Cushen finds his job very rewarding, and it sates his natural curiosity. His interest in tech stems from his Dad, who worked as a pen tester when Cushen was a child. Inspired to follow in his Dad’s footsteps, he studied computer forensics and security at Waterford IT before going on to do an internship and accepting his current job.
“Pen testing is all about gaining a deep understanding of what a particular application is doing and how it functions in order to find weaknesses in the way it works,” he explains. “I love finding out how applications work down to the smallest details. Playing around with the functionality until something clicks and I’ve found a way to break or exploit it.”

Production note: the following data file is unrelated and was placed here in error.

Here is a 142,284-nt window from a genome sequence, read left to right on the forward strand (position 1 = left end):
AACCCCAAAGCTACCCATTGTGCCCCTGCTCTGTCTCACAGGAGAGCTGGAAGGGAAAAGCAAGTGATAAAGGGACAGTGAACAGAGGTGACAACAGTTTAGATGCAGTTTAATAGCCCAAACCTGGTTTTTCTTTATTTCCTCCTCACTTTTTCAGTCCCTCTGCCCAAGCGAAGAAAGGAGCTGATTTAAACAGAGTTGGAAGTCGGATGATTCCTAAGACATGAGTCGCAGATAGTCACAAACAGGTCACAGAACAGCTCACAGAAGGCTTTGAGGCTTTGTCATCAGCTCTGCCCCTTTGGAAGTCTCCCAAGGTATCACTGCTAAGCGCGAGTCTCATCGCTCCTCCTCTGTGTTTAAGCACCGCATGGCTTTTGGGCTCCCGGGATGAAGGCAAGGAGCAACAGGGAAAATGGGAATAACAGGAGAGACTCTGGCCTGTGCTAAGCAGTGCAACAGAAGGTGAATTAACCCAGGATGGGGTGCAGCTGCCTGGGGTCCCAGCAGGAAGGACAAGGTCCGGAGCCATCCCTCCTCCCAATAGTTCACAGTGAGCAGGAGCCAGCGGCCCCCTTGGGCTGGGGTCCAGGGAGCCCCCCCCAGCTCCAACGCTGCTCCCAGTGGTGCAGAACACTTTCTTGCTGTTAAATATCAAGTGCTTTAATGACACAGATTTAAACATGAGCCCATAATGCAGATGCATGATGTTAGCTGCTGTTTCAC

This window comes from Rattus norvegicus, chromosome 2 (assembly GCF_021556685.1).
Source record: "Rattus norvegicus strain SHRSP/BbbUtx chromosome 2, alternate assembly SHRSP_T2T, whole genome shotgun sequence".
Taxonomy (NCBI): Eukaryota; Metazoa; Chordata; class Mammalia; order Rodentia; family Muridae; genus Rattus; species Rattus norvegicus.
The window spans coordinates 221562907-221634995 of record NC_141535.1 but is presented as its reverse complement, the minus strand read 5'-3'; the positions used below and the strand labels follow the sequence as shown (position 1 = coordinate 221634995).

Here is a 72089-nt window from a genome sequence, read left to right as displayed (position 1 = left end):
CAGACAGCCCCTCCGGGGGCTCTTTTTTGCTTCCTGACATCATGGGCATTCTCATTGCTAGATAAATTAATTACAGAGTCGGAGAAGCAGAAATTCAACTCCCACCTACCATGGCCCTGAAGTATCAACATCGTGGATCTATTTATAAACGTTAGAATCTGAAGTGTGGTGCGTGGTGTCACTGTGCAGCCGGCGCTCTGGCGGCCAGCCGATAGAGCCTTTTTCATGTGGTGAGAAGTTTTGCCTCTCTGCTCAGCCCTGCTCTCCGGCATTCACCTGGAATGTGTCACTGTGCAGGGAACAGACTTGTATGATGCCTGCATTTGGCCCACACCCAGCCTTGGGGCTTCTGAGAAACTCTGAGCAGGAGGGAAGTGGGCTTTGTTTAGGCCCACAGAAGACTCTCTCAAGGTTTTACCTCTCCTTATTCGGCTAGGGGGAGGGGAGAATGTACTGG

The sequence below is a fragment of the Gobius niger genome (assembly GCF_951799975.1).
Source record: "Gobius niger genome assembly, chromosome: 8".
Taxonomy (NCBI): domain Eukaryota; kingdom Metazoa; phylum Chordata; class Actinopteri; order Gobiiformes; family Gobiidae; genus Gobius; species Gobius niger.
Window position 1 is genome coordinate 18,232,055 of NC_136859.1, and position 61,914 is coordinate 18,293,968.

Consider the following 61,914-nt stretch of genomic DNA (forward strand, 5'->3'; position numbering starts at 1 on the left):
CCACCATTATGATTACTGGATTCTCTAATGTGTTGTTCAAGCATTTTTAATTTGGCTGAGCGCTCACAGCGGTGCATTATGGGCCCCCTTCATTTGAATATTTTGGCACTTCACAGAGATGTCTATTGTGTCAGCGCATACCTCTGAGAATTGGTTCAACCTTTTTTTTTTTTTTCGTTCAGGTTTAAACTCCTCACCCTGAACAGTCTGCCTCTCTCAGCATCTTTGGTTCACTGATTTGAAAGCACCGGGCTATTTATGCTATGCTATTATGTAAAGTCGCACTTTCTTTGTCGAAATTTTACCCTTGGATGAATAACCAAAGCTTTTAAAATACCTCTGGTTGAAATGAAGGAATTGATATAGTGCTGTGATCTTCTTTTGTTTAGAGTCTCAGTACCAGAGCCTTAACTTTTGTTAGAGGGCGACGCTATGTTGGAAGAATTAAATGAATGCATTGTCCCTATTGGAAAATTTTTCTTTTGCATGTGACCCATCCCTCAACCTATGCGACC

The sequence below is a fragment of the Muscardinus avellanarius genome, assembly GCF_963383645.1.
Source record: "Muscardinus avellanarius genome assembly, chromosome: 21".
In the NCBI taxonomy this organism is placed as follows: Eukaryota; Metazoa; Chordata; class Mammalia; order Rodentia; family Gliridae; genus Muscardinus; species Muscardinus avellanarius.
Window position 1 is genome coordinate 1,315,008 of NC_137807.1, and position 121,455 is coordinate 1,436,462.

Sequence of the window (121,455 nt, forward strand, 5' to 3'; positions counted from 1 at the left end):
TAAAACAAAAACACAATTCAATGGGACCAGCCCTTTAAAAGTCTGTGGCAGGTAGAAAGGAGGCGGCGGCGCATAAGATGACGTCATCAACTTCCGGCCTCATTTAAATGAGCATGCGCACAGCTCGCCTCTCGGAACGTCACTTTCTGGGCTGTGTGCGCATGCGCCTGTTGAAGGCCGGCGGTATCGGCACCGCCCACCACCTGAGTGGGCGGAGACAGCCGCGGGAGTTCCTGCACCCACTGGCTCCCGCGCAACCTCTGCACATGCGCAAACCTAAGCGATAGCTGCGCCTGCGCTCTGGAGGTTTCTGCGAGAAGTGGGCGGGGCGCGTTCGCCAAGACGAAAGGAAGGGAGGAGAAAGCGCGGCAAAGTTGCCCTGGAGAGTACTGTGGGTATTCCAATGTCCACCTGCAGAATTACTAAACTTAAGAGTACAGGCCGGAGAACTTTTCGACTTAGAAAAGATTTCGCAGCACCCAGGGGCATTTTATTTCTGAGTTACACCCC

That said, sometimes his curiosity can be a hindrance. Cushen admits one of his biggest challenges in the job is avoiding the temptation to go down rabbit holes. “You need to be very curious to do this job and always question everything you find. ‘Why does this happen when I do this?’, ‘What happens if I give the application something it doesn’t expect?’, ‘Why does this payload cause an error, but that one doesn’t?’”
He says that curiosity is “crucial to testing, but a consequence is the possibility of digging deeper and deeper into a particular area of the application only to find nothing wrong.” But on the majority of occasions when there is something wrong, the pen testers are there to take note of it.
‘You need to be very curious to do this job and always question everything you find’
“We once found a very clever way to accept requests for a fund transfer on behalf of an arbitrary user, effectively making it possible to steal from anyone’s account,” Cushen recalls. “That was a really cool one to see in the wild with a very interesting way of exploiting it.”